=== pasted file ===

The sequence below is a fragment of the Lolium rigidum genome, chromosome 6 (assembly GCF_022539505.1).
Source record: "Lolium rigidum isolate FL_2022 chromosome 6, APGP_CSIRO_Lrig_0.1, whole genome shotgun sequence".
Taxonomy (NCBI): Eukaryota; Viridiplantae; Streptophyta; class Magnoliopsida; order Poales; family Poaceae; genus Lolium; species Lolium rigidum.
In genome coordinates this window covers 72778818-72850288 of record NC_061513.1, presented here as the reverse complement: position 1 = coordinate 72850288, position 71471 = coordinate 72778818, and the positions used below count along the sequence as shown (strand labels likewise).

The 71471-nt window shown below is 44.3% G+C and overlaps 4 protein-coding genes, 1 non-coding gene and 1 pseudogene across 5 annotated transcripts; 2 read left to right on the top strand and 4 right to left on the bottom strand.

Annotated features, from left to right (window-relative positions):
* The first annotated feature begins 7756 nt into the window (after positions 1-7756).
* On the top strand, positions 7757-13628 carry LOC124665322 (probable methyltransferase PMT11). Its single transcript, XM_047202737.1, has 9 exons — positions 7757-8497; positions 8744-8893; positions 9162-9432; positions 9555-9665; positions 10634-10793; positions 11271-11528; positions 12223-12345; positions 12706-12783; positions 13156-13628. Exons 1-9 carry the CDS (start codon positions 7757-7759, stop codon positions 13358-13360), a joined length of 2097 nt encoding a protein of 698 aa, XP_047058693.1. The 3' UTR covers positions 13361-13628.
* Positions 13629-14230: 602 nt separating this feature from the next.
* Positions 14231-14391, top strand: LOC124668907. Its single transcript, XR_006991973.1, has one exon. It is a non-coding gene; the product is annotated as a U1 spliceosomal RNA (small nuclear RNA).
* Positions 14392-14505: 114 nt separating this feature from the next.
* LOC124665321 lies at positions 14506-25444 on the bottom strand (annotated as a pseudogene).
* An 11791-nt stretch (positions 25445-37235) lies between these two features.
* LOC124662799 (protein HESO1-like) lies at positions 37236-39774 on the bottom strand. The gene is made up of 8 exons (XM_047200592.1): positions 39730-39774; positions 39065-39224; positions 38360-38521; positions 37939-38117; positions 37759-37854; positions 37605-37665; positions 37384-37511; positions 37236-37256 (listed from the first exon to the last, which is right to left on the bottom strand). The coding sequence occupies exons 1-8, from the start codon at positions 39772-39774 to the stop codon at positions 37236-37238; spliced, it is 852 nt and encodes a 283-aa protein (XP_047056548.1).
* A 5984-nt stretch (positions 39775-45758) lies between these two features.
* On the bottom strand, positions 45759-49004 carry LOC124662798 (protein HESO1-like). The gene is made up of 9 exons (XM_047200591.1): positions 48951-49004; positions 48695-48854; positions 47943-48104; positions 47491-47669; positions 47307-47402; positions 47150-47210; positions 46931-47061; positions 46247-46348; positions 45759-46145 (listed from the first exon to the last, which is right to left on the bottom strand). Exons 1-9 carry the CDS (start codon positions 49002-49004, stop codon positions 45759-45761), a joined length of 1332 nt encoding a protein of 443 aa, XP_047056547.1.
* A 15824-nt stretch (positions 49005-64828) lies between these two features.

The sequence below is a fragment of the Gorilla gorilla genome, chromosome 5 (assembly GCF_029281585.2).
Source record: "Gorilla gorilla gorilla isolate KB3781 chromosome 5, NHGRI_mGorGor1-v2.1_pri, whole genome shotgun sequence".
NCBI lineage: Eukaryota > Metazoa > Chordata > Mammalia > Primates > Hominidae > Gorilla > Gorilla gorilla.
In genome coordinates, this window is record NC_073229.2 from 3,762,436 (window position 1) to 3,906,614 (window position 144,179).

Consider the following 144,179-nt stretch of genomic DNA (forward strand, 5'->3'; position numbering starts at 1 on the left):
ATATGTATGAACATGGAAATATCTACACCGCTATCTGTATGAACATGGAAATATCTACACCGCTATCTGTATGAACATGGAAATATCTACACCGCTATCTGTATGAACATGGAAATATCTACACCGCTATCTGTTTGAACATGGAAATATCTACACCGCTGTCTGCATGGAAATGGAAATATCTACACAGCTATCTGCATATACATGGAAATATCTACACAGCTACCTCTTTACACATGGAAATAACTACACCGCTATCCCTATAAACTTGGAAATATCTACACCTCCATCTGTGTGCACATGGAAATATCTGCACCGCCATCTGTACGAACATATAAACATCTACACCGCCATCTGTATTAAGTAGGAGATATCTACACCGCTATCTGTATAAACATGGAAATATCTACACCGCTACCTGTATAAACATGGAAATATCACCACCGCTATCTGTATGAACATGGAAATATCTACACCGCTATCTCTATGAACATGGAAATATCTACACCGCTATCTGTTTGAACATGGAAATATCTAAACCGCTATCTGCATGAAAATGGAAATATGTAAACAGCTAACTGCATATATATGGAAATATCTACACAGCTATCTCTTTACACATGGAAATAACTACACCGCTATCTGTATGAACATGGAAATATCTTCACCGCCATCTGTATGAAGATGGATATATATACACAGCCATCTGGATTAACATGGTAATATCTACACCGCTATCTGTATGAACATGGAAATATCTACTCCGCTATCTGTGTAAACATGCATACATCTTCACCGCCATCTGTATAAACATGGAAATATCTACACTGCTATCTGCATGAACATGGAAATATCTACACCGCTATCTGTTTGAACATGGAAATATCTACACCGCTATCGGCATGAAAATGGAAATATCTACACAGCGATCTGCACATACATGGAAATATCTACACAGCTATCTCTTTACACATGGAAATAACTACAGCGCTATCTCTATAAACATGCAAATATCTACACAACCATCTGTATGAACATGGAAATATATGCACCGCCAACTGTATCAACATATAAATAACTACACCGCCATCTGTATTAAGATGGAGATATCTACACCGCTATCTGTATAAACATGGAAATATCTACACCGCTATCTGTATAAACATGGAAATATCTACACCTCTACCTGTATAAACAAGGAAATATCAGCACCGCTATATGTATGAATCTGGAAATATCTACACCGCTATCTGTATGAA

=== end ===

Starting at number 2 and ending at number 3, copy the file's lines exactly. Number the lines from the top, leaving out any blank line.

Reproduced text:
Source record: "Lolium rigidum isolate FL_2022 chromosome 6, APGP_CSIRO_Lrig_0.1, whole genome shotgun sequence".
Taxonomy (NCBI): Eukaryota; Viridiplantae; Streptophyta; class Magnoliopsida; order Poales; family Poaceae; genus Lolium; species Lolium rigidum.